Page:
May Lawrence sits at the dining table, which features mahogany planks attached to an actual I beam. Above her sprawls a Rigo 99 painting of a bustling Taipei street scene, which according to Ward helps import some "city energy" into the suburbs.
Charles de Lisle, of the interior design firm Your Space, designed the kitchen backsplash of PVC rubber flooring embedded with stainless steel "plus" signs. The restaurant supply table is flanked by steel-and-wood Lem Piston stools from Design Within Reach.
David Baker and cabinetmaker Thomas Jameson designed the freestanding fireplace / media console, which effectively divides the more formal living room from the dining and gathering space while concealing cords and other clutter.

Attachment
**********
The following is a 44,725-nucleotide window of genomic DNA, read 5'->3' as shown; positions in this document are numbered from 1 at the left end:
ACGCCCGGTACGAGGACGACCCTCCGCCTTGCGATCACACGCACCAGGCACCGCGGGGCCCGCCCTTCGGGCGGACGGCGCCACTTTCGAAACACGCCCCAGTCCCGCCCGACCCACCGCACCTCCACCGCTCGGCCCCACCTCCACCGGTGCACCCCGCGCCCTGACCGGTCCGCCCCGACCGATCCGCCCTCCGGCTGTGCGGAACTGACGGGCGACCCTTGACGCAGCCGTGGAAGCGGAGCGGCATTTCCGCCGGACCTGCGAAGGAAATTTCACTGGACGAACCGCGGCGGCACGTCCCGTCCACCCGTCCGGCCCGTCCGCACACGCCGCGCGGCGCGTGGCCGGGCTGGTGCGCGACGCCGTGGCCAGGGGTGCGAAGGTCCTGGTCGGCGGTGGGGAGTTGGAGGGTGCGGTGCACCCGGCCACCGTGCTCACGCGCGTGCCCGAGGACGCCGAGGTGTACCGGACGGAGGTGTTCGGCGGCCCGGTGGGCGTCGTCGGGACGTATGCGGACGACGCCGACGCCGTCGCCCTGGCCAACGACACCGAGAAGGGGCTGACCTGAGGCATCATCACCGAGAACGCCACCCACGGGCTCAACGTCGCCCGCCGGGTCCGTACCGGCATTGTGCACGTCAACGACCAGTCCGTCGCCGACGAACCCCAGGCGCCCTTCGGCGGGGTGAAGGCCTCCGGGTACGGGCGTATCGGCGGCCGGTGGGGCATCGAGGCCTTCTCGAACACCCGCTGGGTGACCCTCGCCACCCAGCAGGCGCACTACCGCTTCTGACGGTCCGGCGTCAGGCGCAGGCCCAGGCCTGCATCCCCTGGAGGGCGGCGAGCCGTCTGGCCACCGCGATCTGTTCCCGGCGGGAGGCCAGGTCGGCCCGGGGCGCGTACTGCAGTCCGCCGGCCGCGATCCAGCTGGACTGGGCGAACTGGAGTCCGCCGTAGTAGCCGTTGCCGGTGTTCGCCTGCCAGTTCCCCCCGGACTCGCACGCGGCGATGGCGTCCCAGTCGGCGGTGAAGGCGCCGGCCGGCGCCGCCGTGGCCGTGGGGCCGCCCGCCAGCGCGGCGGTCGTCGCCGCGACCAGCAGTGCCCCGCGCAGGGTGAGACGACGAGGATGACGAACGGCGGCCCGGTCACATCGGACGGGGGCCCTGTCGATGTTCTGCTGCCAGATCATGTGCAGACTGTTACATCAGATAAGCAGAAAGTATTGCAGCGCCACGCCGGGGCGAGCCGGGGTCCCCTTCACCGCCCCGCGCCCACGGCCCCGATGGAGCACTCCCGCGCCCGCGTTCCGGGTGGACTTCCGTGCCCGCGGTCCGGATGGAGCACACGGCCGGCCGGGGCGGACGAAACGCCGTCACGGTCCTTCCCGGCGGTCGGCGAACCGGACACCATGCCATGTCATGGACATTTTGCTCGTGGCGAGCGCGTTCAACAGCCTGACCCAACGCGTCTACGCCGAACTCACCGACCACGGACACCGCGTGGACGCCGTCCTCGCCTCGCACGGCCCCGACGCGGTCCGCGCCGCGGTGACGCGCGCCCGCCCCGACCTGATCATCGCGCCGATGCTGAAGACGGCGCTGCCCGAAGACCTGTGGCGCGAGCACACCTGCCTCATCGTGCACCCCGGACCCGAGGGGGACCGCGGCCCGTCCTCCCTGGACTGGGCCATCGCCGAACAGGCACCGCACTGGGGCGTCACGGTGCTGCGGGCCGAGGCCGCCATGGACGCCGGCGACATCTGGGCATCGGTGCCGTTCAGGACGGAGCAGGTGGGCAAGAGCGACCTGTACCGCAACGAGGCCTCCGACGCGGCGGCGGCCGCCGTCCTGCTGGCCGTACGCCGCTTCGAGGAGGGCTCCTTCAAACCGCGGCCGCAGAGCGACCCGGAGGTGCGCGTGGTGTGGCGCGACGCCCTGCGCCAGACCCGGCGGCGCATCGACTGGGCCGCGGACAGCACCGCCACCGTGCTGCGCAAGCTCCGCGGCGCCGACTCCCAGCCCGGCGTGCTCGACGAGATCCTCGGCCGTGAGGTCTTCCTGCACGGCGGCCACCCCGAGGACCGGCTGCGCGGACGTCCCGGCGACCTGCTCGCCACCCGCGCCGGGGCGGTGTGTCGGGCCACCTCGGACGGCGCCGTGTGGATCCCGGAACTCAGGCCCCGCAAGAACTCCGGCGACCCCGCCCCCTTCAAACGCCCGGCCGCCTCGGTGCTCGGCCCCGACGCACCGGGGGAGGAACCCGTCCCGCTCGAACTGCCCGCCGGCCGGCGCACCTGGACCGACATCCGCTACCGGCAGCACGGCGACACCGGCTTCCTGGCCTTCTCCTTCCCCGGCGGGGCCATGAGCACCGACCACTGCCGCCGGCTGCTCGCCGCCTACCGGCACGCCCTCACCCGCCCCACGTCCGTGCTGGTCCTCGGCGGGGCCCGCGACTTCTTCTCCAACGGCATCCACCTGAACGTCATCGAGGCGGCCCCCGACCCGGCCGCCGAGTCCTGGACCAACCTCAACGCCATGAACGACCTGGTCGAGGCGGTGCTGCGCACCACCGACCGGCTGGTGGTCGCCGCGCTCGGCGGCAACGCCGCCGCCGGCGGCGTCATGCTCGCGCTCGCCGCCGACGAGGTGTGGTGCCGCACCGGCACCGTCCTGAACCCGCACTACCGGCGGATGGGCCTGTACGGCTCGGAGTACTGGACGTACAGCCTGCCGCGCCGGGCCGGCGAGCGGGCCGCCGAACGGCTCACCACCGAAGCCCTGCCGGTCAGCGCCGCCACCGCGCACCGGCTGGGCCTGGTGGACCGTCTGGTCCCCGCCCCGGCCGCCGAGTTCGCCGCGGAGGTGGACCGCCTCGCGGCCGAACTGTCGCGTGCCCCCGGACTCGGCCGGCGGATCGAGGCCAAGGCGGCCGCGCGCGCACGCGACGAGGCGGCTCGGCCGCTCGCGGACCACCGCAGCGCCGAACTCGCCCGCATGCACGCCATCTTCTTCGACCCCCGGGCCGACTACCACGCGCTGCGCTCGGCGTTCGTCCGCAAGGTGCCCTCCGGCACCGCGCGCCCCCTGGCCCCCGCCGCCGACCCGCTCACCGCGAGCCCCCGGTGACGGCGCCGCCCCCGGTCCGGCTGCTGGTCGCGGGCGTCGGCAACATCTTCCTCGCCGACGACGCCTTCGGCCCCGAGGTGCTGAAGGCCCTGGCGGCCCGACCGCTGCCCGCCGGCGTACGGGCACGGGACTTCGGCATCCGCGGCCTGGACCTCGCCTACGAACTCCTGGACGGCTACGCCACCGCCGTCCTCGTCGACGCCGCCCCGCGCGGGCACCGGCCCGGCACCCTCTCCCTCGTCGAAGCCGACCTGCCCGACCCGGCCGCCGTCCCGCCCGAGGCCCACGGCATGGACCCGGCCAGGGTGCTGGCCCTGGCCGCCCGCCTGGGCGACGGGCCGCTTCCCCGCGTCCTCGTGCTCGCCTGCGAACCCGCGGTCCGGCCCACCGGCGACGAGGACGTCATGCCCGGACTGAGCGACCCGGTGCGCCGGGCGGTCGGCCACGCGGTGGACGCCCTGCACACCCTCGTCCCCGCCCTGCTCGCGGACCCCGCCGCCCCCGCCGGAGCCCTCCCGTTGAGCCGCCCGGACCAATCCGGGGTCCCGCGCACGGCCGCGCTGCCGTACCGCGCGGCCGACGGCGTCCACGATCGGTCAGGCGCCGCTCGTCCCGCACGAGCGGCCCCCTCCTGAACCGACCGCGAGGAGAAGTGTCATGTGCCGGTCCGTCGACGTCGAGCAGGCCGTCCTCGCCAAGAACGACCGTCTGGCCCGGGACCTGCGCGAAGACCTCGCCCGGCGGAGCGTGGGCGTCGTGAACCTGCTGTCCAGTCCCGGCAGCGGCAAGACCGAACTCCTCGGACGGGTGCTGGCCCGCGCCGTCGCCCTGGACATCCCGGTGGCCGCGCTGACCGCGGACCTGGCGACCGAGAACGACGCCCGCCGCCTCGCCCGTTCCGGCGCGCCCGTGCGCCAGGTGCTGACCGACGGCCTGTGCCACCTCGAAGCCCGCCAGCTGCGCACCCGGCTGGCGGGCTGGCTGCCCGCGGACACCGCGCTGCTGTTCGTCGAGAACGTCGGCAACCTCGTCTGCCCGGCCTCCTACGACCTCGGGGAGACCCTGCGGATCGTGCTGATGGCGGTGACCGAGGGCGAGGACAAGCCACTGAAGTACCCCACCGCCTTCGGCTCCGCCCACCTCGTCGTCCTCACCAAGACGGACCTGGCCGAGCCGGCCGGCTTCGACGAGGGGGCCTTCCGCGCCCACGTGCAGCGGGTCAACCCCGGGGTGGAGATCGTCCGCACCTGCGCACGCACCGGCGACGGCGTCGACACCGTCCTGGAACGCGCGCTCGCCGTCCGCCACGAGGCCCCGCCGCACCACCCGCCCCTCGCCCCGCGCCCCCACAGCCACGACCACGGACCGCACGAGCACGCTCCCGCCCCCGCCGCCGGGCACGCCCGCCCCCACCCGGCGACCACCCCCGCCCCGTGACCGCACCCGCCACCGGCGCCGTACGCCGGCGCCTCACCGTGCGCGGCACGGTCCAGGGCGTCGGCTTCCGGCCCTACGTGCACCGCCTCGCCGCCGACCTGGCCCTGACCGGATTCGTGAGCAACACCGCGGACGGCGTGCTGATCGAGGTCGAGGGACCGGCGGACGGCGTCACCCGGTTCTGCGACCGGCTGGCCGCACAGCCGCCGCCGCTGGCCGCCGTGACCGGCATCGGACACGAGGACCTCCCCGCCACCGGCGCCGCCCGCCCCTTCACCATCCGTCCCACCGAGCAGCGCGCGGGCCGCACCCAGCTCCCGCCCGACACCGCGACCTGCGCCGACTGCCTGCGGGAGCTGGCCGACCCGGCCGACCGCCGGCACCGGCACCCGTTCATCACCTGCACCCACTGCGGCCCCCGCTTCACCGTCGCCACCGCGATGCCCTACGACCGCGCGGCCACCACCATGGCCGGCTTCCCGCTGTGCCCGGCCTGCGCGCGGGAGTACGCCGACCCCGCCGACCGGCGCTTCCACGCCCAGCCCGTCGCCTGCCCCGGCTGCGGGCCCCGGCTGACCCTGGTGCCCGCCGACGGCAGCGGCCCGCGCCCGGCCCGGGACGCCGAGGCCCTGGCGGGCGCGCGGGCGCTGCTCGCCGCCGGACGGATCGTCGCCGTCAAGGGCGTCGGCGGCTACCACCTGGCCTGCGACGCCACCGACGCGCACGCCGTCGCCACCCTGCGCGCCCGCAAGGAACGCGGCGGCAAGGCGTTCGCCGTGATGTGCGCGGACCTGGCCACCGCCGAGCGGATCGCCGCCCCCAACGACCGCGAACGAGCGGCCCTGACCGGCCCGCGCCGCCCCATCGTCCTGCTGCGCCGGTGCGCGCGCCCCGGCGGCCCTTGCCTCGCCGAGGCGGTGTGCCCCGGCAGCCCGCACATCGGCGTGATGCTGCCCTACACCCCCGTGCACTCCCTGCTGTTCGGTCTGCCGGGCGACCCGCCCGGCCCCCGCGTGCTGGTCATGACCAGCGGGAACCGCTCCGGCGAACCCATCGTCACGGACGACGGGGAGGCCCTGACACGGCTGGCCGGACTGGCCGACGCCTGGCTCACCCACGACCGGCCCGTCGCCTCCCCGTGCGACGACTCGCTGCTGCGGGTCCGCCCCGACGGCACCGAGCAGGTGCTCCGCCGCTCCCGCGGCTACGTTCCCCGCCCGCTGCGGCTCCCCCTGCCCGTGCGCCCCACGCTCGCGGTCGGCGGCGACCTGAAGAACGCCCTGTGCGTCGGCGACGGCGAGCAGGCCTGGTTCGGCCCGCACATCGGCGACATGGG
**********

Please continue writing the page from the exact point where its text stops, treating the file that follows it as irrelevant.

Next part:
"The structure is simple and straightforward, with nothing hidden," says Baker, "but I made all of the beams and columns as thin and understated as possible, inside and out, so the feeling is delicate rather than monolithic."
May Lawrence sits beside one of three ground-level "snow-viewing" windows for which Cochran designed meditative water installations. This one depicts ice mountains (made from recycled glass) that take on an otherworldly glow when lit up at night.
The house moves in linear fashion towards increasingly private zones—upstairs to the family room and down the hall to the master bedroom, where an open door reveals a secluded garden room at the very back.